The government has decided to raise 40% basic tariff (BCD) for solar modules and 25% for solar cells from April 1, 2022 in order to make imports more expensive and to promote local production.
According to a statement from the Ministry of New and Renewable Energy on March 9th, the idea is to become a global leader in these products and to meet India’s local requirements. The two items that are not currently attracting BCD will be included from April 1, 2022 at the rates stated. There will be no grandfathering of energy projects that are already tendered as the one year period is enough to help developers secure the raw materials they need on time.
Mint previously reported on India's plans to impose new tariffs on imports of solar cells and modules from April 1, 2022, citing Union Minister Raj K Singh.
“The Ministry of Finance has also announced that the relevant customs declaration will be issued in due course,” the statement said.
The tariff replaces a 15% protective tariff currently applied to imports from China and Malaysia. The development follows the government's announcement of a Production-Linked Incentive (PLI) program that will provide an overall benefit to manufacturers in 10 sectors including high efficiency solar panels £1.97 lakh crore. The plan has caught on with 15 companies when you consider that a total of around 3 billion US dollars have been invested in the construction of facilities for the production of solar systems, as Mint has already reported.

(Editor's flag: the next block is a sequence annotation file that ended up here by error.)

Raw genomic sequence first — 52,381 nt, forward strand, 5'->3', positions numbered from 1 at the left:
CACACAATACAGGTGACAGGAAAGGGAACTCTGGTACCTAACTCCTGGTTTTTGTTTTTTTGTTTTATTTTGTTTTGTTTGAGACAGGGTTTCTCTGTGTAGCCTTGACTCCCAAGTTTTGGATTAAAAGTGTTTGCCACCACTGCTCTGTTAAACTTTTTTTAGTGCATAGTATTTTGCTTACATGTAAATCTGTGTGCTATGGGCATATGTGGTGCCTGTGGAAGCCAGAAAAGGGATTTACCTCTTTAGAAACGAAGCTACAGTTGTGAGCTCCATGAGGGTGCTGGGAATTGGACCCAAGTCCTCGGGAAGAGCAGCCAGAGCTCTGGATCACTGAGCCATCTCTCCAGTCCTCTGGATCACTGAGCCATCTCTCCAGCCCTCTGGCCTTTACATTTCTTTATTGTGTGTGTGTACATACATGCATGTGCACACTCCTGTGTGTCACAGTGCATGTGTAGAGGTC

“At the moment, India's solar sector, like any other country, is dependent on imports of solar systems. The government has also identified cases where certain countries are dumping solar cells and modules to kill burgeoning domestic industries, which has forced the government to impose protective tariffs, ”the statement said.
The market for solar components is dominated by Chinese companies. India imported solar photovoltaic cells, modules and modules worth US $ 2.16 billion in 2018-19. A surge in imports prompted the center to impose a protective tariff on solar cells and modules imported from China and Malaysia from July 30, 2018. The obligation to protect, which was due to expire on July 29th, was extended by one year.
“Covid brought disruption to international trade, including the import of solar modules and solar cells, which had an impact on the expansion of solar capacity. Given India's huge solar targets and the fact that electricity is a strategic industry, India needs to develop domestic solar energy production capacity and reduce its dependence on imports, ”the statement added